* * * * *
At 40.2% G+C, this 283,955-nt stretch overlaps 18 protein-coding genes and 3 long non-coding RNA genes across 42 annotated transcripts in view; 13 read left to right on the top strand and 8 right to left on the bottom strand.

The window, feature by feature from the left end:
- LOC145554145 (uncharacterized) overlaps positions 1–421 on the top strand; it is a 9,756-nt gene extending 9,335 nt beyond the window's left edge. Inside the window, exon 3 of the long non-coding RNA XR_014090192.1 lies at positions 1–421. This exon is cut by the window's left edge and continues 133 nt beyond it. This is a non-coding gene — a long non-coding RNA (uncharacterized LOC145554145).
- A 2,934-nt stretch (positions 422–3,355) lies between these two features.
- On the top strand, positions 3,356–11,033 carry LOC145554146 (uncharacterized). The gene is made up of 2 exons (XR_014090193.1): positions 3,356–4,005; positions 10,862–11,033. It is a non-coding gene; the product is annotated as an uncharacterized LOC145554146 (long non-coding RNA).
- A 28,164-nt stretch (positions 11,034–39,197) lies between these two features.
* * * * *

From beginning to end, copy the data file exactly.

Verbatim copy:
At 40.2% G+C, this 283,955-nt stretch overlaps 18 protein-coding genes and 3 long non-coding RNA genes across 42 annotated transcripts in view; 13 read left to right on the top strand and 8 right to left on the bottom strand.

The window, feature by feature from the left end:
- LOC145554145 (uncharacterized) overlaps positions 1–421 on the top strand; it is a 9,756-nt gene extending 9,335 nt beyond the window's left edge. Inside the window, exon 3 of the long non-coding RNA XR_014090192.1 lies at positions 1–421. This exon is cut by the window's left edge and continues 133 nt beyond it. This is a non-coding gene — a long non-coding RNA (uncharacterized LOC145554145).
- A 2,934-nt stretch (positions 422–3,355) lies between these two features.
- On the top strand, positions 3,356–11,033 carry LOC145554146 (uncharacterized). The gene is made up of 2 exons (XR_014090193.1): positions 3,356–4,005; positions 10,862–11,033. It is a non-coding gene; the product is annotated as an uncharacterized LOC145554146 (long non-coding RNA).
- A 28,164-nt stretch (positions 11,034–39,197) lies between these two features.